Changes to Sarbanes Oxley?

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This week an article in the Wall Street Journal explored whether there might be some changes coming for Sarbanes Oxley. With President Trump talking about rolling back regulations, business groups that want Sarbanes Oxley softened may get their way.

Sarbanes Oxley requires management to assess the internal controls over financial reporting (those things which are supposed to help prevent errors and fraud). Section 404(b) requires the auditors to evaluate that assessment and provide an opinion on it.

Some say the rule is too costly for smaller companies, while those in support of it say that it has helped ensure financial reporting integrity. Companies with a market cap under $75 million have never had to comply with Section 404(b). Possibly legislation could raise that threshold to $250 million or even $500 million.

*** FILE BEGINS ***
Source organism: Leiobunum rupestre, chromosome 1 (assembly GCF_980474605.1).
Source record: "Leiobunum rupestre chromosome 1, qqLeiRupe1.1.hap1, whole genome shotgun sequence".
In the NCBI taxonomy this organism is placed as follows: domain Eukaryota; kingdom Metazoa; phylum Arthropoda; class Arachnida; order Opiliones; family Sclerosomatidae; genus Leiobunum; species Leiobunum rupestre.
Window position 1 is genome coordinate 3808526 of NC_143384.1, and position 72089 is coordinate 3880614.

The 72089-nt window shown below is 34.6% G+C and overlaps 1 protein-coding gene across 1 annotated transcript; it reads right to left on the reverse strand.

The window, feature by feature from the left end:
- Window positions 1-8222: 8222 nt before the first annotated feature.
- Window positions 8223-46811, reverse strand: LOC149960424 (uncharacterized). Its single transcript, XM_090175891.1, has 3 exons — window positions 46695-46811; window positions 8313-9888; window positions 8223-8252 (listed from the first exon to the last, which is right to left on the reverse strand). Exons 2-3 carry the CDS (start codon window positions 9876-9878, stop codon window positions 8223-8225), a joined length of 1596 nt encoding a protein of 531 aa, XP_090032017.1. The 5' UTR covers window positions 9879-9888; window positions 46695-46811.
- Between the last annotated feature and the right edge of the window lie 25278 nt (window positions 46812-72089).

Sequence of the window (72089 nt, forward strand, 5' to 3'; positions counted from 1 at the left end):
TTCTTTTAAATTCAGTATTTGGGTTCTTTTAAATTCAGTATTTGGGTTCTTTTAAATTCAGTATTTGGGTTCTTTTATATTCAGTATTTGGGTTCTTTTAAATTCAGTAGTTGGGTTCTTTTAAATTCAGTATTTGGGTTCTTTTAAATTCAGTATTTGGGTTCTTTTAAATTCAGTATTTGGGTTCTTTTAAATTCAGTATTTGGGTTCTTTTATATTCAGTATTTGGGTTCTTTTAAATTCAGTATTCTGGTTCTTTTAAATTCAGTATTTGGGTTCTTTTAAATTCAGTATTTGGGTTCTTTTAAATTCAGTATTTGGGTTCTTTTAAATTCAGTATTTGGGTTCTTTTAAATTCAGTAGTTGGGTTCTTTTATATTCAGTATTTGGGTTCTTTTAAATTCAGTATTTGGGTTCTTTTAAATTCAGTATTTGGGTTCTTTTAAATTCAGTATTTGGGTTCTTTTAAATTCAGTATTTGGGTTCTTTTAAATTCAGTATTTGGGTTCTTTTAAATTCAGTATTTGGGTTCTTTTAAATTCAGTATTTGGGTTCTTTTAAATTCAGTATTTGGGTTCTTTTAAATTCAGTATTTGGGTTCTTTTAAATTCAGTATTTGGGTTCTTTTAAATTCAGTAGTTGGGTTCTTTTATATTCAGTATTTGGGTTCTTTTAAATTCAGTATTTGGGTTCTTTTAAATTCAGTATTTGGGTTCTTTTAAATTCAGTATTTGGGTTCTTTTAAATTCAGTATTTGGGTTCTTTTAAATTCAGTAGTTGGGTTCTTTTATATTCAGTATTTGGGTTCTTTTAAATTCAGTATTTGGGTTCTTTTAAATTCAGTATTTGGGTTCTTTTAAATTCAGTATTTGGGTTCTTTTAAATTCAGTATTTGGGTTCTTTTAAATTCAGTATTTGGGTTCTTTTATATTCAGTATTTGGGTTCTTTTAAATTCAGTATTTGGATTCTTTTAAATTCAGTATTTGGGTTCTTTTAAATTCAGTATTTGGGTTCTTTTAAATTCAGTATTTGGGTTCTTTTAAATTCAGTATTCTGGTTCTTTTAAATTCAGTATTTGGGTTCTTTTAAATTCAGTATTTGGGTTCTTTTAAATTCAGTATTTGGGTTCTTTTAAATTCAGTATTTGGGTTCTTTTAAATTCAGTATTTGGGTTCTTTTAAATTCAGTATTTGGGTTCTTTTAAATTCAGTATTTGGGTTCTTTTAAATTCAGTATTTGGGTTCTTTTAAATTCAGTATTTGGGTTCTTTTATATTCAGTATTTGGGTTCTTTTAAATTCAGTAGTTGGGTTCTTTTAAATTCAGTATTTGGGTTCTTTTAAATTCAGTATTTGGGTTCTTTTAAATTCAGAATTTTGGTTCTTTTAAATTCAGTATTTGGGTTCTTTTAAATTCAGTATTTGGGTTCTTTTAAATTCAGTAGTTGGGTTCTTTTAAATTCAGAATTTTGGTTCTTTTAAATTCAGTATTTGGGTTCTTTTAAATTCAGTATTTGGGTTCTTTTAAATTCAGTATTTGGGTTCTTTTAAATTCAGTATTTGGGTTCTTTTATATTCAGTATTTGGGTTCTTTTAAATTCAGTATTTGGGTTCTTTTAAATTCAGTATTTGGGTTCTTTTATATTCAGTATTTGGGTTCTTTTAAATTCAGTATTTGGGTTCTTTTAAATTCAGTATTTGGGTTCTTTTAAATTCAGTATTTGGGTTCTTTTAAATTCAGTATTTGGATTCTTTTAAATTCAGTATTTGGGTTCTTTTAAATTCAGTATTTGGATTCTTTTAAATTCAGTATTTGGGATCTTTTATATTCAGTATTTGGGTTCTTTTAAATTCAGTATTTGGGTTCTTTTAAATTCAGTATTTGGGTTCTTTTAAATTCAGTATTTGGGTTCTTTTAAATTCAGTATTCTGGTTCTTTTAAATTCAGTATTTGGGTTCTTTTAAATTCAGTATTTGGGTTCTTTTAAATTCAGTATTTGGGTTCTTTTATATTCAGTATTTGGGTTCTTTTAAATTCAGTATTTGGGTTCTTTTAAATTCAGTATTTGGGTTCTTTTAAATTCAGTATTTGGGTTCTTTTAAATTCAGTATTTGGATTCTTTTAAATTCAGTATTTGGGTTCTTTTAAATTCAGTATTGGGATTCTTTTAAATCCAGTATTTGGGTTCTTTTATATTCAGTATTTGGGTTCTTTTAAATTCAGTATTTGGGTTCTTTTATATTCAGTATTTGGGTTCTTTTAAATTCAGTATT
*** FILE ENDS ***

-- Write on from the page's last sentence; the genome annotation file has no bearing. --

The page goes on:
Do the rules regarding internal controls, management’s assessment, and the auditor’s evaluation do anything to reduce fraud or errors in the financial statements? The article has an interesting graphic showing the number of companies doing restatements of their financials over the years. During a 2 to 3 year period after most larger companies began complying with the internal controls rule, restatements spiked. However, since then, the number of restatements has trended downward. Is this a sign that the internal controls rules are working? In other words, are there fewer restatements because internal controls reviews are forcing companies to ultimately be more accurate in their financial reporting?

It will be interesting to see how Sarbanes Oxley changes. If this change is made, I could see others following closely behind.

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